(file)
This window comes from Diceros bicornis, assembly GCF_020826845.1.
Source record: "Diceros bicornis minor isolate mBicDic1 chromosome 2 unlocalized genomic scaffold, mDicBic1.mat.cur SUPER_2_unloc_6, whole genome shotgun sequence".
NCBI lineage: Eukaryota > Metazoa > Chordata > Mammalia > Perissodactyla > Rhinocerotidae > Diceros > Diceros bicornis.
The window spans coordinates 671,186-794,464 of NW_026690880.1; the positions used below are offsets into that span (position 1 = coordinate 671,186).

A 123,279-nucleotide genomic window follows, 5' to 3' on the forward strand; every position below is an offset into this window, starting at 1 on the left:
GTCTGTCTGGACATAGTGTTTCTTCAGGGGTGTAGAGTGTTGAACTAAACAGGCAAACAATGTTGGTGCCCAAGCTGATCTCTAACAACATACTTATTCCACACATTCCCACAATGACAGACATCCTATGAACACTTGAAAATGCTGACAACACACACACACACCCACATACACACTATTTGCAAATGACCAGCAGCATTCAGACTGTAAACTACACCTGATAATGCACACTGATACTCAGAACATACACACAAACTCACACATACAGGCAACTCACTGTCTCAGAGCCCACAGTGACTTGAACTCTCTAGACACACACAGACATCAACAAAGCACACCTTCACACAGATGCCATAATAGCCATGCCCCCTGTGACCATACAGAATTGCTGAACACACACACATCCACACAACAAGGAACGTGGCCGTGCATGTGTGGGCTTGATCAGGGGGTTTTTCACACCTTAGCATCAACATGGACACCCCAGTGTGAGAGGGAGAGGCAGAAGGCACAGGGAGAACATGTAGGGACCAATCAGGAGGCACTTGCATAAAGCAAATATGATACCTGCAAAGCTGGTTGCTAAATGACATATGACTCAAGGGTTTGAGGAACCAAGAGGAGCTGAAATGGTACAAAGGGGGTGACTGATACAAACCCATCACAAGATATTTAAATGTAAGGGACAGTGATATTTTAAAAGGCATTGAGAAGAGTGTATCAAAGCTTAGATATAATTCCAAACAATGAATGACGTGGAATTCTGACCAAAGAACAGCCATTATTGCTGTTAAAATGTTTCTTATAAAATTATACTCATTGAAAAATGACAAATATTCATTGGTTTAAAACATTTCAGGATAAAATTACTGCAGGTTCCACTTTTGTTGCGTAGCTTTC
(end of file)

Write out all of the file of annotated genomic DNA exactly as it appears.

This window comes from Diceros bicornis, assembly GCF_020826845.1.
Source record: "Diceros bicornis minor isolate mBicDic1 chromosome 2 unlocalized genomic scaffold, mDicBic1.mat.cur SUPER_2_unloc_6, whole genome shotgun sequence".
NCBI lineage: Eukaryota > Metazoa > Chordata > Mammalia > Perissodactyla > Rhinocerotidae > Diceros > Diceros bicornis.
The window spans coordinates 671,186-794,464 of NW_026690880.1; the positions used below are offsets into that span (position 1 = coordinate 671,186).

A 123,279-nucleotide genomic window follows, 5' to 3' on the forward strand; every position below is an offset into this window, starting at 1 on the left:
GTCTGTCTGGACATAGTGTTTCTTCAGGGGTGTAGAGTGTTGAACTAAACAGGCAAACAATGTTGGTGCCCAAGCTGATCTCTAACAACATACTTATTCCACACATTCCCACAATGACAGACATCCTATGAACACTTGAAAATGCTGACAACACACACACACACCCACATACACACTATTTGCAAATGACCAGCAGCATTCAGACTGTAAACTACACCTGATAATGCACACTGATACTCAGAACATACACACAAACTCACACATACAGGCAACTCACTGTCTCAGAGCCCACAGTGACTTGAACTCTCTAGACACACACAGACATCAACAAAGCACACCTTCACACAGATGCCATAATAGCCATGCCCCCTGTGACCATACAGAATTGCTGAACACACACACATCCACACAACAAGGAACGTGGCCGTGCATGTGTGGGCTTGATCAGGGGGTTTTTCACACCTTAGCATCAACATGGACACCCCAGTGTGAGAGGGAGAGGCAGAAGGCACAGGGAGAACATGTAGGGACCAATCAGGAGGCACTTGCATAAAGCAAATATGATACCTGCAAAGCTGGTTGCTAAATGACATATGACTCAAGGGTTTGAGGAACCAAGAGGAGCTGAAATGGTACAAAGGGGGTGACTGATACAAACCCATCACAAGATATTTAAATGTAAGGGACAGTGATATTTTAAAAGGCATTGAGAAGAGTGTATCAAAGCTTAGATATAATTCCAAACAATGAATGACGTGGAATTCTGACCAAAGAACAGCCATTATTGCTGTTAAAATGTTTCTTATAAAATTATACTCATTGAAAAATGACAAATATTCATTGGTTTAAAACATTTCAGGATAAAATTACTGCAGGTTCCACTTTTGTTGCGTAGCTTTC